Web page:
A reasonable-sized apartment in most Egyptian cities will cost you around $300 a month, including your basic utilities.
Plan to spend approximately $750 for a month of living in this beautiful place, which translates to around $9000 a year.
Just above Egypt, on the other side of the Mediterranean Sea is the terrific country of Turkey, a traveler’s and budgeter’s paradise.
Turkey is one of the most unique places on this list, in my opinion. The people are kind and generous, the food and weather is amazing and it’s relatively easy to travel to other places, given its location is smack dab between Africa, Asia, and Europe.
A country that has endured much controversy and various leadership throughout its history, today’s Turkey has an “east meets west” feel to it and warmly welcomes various cultures from all over the world.
Istanbul and Ankara are both large cities that offer any amenity you can imagine. Restaurants, clubs, recreational activities, and the arts are all available and at prices that would shock us in the United States.
Smaller towns like Marmaros and Assos have more of a village feel to them, and you are bound to be noticed and welcomed quickly into the community, even if you are a foreigner.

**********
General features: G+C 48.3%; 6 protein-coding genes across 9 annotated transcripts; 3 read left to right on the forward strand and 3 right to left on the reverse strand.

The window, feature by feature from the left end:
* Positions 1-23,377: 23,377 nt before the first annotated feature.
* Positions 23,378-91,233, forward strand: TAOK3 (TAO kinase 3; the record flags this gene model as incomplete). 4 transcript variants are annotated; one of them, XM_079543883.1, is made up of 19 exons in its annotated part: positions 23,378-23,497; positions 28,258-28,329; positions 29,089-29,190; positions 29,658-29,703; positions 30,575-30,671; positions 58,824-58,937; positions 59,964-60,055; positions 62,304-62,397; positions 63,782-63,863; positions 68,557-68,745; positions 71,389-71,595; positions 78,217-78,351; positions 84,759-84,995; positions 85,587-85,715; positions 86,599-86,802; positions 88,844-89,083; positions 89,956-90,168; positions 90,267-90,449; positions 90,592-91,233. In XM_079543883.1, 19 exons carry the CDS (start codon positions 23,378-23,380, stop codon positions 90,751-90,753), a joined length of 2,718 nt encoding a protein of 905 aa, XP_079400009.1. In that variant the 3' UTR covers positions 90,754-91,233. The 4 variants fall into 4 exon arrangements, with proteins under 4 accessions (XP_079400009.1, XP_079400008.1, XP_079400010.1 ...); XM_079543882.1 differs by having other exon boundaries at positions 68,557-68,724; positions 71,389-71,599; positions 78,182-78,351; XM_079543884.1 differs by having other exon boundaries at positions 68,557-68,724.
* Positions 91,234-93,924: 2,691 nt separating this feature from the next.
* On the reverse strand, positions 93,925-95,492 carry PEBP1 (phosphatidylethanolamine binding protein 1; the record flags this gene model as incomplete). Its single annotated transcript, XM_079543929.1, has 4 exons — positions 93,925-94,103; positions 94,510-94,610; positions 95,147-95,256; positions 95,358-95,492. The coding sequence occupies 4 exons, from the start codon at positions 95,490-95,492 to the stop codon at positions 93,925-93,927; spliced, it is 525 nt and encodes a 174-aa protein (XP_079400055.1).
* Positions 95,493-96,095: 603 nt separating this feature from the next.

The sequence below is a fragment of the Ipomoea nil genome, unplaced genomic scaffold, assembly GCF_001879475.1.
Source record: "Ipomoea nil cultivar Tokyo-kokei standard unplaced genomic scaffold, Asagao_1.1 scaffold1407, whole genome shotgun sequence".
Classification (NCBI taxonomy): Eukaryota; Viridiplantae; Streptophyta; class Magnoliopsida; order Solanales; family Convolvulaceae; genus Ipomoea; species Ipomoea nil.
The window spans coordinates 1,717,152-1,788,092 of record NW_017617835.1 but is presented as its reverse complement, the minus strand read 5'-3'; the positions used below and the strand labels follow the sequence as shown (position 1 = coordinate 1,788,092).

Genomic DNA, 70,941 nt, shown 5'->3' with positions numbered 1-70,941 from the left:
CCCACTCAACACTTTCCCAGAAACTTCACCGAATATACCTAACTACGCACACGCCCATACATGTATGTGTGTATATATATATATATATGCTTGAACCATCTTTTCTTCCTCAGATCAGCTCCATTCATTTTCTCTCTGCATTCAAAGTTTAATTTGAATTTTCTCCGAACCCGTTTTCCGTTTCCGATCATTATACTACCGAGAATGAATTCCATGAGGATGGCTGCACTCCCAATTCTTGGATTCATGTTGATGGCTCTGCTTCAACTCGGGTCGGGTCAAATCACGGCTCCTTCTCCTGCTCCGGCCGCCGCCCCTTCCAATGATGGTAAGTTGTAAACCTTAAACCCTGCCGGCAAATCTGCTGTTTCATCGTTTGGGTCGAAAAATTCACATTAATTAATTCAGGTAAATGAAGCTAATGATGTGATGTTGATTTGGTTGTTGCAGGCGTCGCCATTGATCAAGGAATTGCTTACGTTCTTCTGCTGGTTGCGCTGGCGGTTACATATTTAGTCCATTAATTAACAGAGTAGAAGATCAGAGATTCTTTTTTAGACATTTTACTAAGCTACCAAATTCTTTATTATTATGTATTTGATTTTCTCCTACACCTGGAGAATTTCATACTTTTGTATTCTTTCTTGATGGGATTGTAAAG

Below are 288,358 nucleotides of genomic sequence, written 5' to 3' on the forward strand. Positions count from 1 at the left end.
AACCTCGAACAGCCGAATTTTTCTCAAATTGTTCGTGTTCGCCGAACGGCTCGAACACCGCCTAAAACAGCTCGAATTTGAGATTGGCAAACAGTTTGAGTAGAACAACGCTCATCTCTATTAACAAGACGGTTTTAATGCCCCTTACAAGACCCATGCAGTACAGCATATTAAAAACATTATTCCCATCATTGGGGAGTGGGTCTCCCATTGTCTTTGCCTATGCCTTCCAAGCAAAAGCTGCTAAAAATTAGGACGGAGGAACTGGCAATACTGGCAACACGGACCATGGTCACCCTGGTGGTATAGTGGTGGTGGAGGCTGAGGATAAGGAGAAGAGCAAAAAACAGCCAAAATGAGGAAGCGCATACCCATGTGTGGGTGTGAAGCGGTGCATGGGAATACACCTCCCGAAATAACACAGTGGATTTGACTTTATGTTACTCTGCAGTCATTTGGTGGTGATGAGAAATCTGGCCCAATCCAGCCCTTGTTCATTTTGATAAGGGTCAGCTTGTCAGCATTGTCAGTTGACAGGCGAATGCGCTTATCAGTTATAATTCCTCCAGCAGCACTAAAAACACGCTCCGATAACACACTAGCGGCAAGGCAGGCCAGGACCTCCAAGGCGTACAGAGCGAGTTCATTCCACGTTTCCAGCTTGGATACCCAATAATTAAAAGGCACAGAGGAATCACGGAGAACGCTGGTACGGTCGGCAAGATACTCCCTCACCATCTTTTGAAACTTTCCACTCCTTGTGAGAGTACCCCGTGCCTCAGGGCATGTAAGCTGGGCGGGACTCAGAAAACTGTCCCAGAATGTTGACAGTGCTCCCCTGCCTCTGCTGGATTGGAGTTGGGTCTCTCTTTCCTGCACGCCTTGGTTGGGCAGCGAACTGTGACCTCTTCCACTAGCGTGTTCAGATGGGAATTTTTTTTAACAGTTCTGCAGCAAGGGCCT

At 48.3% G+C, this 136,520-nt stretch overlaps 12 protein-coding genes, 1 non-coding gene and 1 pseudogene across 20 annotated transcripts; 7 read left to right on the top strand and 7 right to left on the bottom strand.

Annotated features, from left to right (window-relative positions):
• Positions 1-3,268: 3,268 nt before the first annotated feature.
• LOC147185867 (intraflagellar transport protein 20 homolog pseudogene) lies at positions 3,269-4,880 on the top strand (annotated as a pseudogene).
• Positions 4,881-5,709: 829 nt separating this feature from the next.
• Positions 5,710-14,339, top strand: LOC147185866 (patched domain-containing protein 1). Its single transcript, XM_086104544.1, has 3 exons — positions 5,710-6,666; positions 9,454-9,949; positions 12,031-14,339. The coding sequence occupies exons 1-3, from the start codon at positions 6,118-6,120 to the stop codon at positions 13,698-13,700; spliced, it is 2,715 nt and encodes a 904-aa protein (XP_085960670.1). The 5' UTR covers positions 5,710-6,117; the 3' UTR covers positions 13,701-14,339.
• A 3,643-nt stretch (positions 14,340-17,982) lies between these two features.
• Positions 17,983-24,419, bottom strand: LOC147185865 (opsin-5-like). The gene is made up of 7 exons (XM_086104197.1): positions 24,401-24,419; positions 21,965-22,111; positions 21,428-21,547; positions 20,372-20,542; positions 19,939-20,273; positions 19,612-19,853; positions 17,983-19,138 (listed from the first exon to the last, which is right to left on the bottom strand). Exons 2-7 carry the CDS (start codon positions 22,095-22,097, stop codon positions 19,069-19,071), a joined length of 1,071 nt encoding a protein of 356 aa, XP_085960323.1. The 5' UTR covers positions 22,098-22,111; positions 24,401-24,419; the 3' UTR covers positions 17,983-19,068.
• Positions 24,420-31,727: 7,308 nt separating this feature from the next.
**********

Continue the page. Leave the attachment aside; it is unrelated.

Food is an important part of Turkish culture, and you will find everything from grilled lamb to fish stews readily available and well within your budget.
In most cities, a small apartment in Turkey will rent for $500 a month (slightly more in the larger cities.)
But even in the bustling parts of this country, you can reasonably expect to spend less than $1200 a month, which will mean you can live for a year in Turkey for less than $15,000 if you are savvy.
Venturing back to this side of the world, one of my favorite spots for a low-cost and high-quality retirement is in the sweet country of Ecuador.
On the far western coast of South America sits this small gem of a country. Though Ecuador has become a more popular place for retirees to live, it is still somewhat undeveloped and the cost of living has remained low.
Ecuador is known for the Galapagos Islands, but believe me, it’s so much more.
Yes, the views are spectacular and worth seeing, even if you just travel there for a vacation. But be ready to fall in love with this country and want to return for longer, maybe even years.
In total, there are less than 17 million people that live in Ecuador – which makes its total population the same size as two New York Cities put together. Ecuador has two significantly-sized cities, Quito and Guayaquil, both having well over a million residents and all the fun things that big cities offer.
But most of Ecuador is more remote, and it's quite common to live in a town that has less than 50,000 people, like Loja and Cuenca.
Cities this size will still offer the majority of amenities you need, but they will be more limited (and even less expensive to live in!)
Most retirees in Ecuador pay around $500 a month, and that’s if you want all utilities paid and a maid. Ecuador has an excellent health care system as well that you can buy into, which will keep your costs low.
A year in Ecuador will run you about $18,000, but it’s possible to do it for even less if you live somewhere even further off the beaten path and away from other foreigners, or expats as they are called.